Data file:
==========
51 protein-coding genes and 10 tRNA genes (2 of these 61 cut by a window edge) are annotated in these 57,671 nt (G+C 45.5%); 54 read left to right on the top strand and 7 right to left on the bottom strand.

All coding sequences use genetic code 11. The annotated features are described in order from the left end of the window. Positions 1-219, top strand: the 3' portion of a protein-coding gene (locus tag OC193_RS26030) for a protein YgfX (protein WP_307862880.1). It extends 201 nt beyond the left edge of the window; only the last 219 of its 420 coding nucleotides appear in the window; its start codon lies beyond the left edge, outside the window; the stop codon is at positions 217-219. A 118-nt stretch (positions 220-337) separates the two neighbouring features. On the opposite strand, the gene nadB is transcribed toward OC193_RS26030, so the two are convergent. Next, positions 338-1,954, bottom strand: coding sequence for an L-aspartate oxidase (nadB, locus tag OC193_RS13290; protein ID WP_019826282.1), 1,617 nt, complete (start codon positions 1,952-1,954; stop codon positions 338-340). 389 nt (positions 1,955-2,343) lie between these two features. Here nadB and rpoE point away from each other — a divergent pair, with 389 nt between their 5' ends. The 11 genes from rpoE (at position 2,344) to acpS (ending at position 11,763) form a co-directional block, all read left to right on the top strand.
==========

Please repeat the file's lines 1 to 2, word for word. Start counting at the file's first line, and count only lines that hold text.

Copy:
51 protein-coding genes and 10 tRNA genes (2 of these 61 cut by a window edge) are annotated in these 57,671 nt (G+C 45.5%); 54 read left to right on the top strand and 7 right to left on the bottom strand.

All coding sequences use genetic code 11. The annotated features are described in order from the left end of the window. Positions 1-219, top strand: the 3' portion of a protein-coding gene (locus tag OC193_RS26030) for a protein YgfX (protein WP_307862880.1). It extends 201 nt beyond the left edge of the window; only the last 219 of its 420 coding nucleotides appear in the window; its start codon lies beyond the left edge, outside the window; the stop codon is at positions 217-219. A 118-nt stretch (positions 220-337) separates the two neighbouring features. On the opposite strand, the gene nadB is transcribed toward OC193_RS26030, so the two are convergent. Next, positions 338-1,954, bottom strand: coding sequence for an L-aspartate oxidase (nadB, locus tag OC193_RS13290; protein ID WP_019826282.1), 1,617 nt, complete (start codon positions 1,952-1,954; stop codon positions 338-340). 389 nt (positions 1,955-2,343) lie between these two features. Here nadB and rpoE point away from each other — a divergent pair, with 389 nt between their 5' ends. The 11 genes from rpoE (at position 2,344) to acpS (ending at position 11,763) form a co-directional block, all read left to right on the top strand.